“All these are behaviours but it started with a mood disorder; someone is confused about life and wants to medicate and overcome the challenges.

“So that thought process has graduated to bad behavior and bad habits which has led to social vices like internet fraud, and theft. It can also lead to ritual killings and gender-based violence.

“A husband who does not have money may abuse the wife, not really because he wants to but we have what we call transfer of aggression.

“When you do not have money and you do not have self-control you will be angry. Therefore, if the economy is okay, some of these bad behaviours will not be seen.’’

The clinical psychologist said the poor economy could affect the social status of a person in the area of socialisation.

He said if a person could not afford to go beyond primary or secondary school education their skills and potential would be limited.

“Even if you have a talent, you may not be able to explore them; low self-esteem will set in and if that person marries, the person may not settle because there may be some inferiority feelings and transfer of aggression.

“We see a lot of divorce happening now and marital discord because of inferiority feelings caused by lack of socialisation.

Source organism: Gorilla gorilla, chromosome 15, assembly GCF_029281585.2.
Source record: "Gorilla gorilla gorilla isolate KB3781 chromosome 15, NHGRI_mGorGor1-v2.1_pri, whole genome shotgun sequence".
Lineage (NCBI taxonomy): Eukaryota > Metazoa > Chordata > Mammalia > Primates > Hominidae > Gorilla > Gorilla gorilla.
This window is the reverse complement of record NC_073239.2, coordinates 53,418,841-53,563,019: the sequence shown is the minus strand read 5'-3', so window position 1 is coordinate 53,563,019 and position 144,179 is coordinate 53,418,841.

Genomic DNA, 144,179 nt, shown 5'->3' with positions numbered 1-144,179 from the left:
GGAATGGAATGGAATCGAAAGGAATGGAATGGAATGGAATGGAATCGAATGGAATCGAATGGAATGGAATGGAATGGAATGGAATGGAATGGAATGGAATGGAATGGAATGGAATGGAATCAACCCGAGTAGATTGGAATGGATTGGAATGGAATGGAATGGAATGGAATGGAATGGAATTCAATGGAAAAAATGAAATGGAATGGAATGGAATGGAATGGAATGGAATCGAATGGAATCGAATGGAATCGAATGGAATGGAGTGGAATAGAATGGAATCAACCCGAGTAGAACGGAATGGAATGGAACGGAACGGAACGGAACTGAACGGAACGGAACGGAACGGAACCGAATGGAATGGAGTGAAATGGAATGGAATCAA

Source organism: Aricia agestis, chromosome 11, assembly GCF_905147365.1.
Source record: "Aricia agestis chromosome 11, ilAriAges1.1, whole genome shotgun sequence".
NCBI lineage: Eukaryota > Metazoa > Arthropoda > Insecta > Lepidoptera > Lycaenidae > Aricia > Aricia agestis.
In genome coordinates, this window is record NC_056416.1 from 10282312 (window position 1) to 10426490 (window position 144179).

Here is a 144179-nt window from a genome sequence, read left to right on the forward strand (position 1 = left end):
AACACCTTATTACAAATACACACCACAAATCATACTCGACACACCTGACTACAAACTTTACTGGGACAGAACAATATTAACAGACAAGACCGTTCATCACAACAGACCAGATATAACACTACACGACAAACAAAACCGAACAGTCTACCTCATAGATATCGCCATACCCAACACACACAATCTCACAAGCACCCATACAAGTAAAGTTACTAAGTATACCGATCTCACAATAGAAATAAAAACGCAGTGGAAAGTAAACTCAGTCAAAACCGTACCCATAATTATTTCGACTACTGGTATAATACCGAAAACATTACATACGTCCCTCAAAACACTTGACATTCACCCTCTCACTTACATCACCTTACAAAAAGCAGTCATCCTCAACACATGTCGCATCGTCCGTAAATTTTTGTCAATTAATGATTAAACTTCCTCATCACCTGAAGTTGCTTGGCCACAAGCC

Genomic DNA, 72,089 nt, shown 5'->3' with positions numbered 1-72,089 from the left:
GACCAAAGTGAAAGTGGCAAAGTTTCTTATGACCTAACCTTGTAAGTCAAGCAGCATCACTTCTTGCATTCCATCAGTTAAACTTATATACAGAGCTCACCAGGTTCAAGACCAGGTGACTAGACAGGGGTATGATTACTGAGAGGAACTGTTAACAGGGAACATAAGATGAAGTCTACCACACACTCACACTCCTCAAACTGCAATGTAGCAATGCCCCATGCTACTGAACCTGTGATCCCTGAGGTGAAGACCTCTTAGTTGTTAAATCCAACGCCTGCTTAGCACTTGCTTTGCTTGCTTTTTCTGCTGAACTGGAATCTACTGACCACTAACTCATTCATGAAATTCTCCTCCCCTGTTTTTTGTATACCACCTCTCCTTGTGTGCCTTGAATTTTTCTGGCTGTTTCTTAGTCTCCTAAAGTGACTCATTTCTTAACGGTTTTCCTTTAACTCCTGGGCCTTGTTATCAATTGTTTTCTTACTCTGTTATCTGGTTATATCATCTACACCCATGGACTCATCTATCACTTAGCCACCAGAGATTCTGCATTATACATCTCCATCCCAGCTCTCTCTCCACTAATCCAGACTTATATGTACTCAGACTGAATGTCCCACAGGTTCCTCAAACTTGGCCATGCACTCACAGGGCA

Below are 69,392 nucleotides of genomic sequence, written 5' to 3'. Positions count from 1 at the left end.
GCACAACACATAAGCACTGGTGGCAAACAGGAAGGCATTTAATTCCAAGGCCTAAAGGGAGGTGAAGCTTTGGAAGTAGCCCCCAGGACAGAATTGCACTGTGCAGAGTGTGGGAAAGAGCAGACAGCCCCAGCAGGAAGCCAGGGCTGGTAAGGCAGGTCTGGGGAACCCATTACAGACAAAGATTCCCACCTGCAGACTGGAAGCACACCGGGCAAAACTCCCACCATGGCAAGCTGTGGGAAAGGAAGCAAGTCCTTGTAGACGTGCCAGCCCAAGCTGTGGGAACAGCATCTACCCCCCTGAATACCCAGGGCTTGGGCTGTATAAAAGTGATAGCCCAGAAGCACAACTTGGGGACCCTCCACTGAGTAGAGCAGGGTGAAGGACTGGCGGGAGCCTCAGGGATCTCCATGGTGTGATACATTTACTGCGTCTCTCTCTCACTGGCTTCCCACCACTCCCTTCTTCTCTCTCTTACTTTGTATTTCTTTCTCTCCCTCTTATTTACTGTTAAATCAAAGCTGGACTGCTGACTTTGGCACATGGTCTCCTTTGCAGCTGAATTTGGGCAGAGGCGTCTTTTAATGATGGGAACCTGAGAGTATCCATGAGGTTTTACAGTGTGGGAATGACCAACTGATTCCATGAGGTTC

“If you take 10 couples with marital issues and ask them the cause and they are sincere, their answer will be related to money, and financial difficulty.

“Apart from the family, a bad economy can affect a person in their workplace. Many dubious and fraudulent acts are going on in the workplace.

“The person gets involved in such acts of fraud because of fear of the unknown and thinks if they leave that position how will they feed their family; so they will steal because they have the opportunity.”

Ajiboye, however, said this was a bad approach to cope with financial stress caused by a bad economy.

“So we see the effects of a bad economy. It has a spiral effect; homes, workplaces, and even churches have been affected. You hear people stealing money in church.’’

He said some ways to address the effects of a bad economy on mental health was for people to be their brother’s keepers and live within their means.

“If the government is not helping us, we can help ourselves.

“Let us reduce our extravagant lifestyle, like buying expensive asoebi, and exotic cars. Such money can be used to create organisations that will employ and empower people.

“I am not saying we should not socialise but wisdom is profitable to direct. So what we followers are doing is also outrageous, there is what you call calculated risk that will lead to negative outcomes.

“For example, do not say because my friend put his kids in a private university, I must do the same. That would be a misplaced priority, cut your cloth according to your size.

“As families and individuals, let us help ourselves not waiting for what the government will do for you. The government cannot do everything for you. Learn a skill so you can stand on your own.

Ajiboye urged the government to have conscience and do the needful, knowing there would be a payday and whatever you sow you would reap.

“Both leaders and followers can help our economy become good. You may never have poor mental health if you can manage yourself and live within your means.’’ (NAN)